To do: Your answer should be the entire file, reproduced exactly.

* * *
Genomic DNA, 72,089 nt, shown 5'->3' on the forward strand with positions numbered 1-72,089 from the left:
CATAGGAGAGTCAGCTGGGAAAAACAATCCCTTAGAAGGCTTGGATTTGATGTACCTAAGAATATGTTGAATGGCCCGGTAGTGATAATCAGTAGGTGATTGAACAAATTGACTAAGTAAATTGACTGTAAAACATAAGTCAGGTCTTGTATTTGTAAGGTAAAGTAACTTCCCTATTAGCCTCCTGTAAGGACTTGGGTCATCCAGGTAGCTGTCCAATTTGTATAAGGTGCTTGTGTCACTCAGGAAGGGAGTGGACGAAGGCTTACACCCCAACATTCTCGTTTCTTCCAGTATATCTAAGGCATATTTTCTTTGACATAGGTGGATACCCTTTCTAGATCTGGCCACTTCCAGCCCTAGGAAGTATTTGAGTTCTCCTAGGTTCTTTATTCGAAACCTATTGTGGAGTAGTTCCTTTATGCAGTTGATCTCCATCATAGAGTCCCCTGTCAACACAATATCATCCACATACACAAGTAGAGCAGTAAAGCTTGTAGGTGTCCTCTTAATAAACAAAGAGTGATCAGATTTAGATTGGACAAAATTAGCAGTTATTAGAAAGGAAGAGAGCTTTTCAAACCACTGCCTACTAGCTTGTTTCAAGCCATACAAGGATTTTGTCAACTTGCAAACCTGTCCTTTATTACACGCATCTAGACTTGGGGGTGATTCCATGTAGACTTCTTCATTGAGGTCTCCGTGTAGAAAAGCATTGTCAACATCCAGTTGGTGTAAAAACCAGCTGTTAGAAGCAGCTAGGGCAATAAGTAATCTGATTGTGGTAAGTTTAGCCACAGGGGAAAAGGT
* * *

Genomic DNA, 72,089 nt, shown 5'->3' on the forward strand with positions numbered 1-72,089 from the left:
CATAGGAGAGTCAGCTGGGAAAAACAATCCCTTAGAAGGCTTGGATTTGATGTACCTAAGAATATGTTGAATGGCCCGGTAGTGATAATCAGTAGGTGATTGAACAAATTGACTAAGTAAATTGACTGTAAAACATAAGTCAGGTCTTGTATTTGTAAGGTAAAGTAACTTCCCTATTAGCCTCCTGTAAGGACTTGGGTCATCCAGGTAGCTGTCCAATTTGTATAAGGTGCTTGTGTCACTCAGGAAGGGAGTGGACGAAGGCTTACACCCCAACATTCTCGTTTCTTCCAGTATATCTAAGGCATATTTTCTTTGACATAGGTGGATACCCTTTCTAGATCTGGCCACTTCCAGCCCTAGGAAGTATTTGAGTTCTCCTAGGTTCTTTATTCGAAACCTATTGTGGAGTAGTTCCTTTATGCAGTTGATCTCCATCATAGAGTCCCCTGTCAACACAATATCATCCACATACACAAGTAGAGCAGTAAAGCTTGTAGGTGTCCTCTTAATAAACAAAGAGTGATCAGATTTAGATTGGACAAAATTAGCAGTTATTAGAAAGGAAGAGAGCTTTTCAAACCACTGCCTACTAGCTTGTTTCAAGCCATACAAGGATTTTGTCAACTTGCAAACCTGTCCTTTATTACACGCATCTAGACTTGGGGGTGATTCCATGTAGACTTCTTCATTGAGGTCTCCGTGTAGAAAAGCATTGTCAACATCCAGTTGGTGTAAAAACCAGCTGTTAGAAGCAGCTAGGGCAATAAGTAATCTGATTGTGGTAAGTTTAGCCACAGGGGAAAAGGT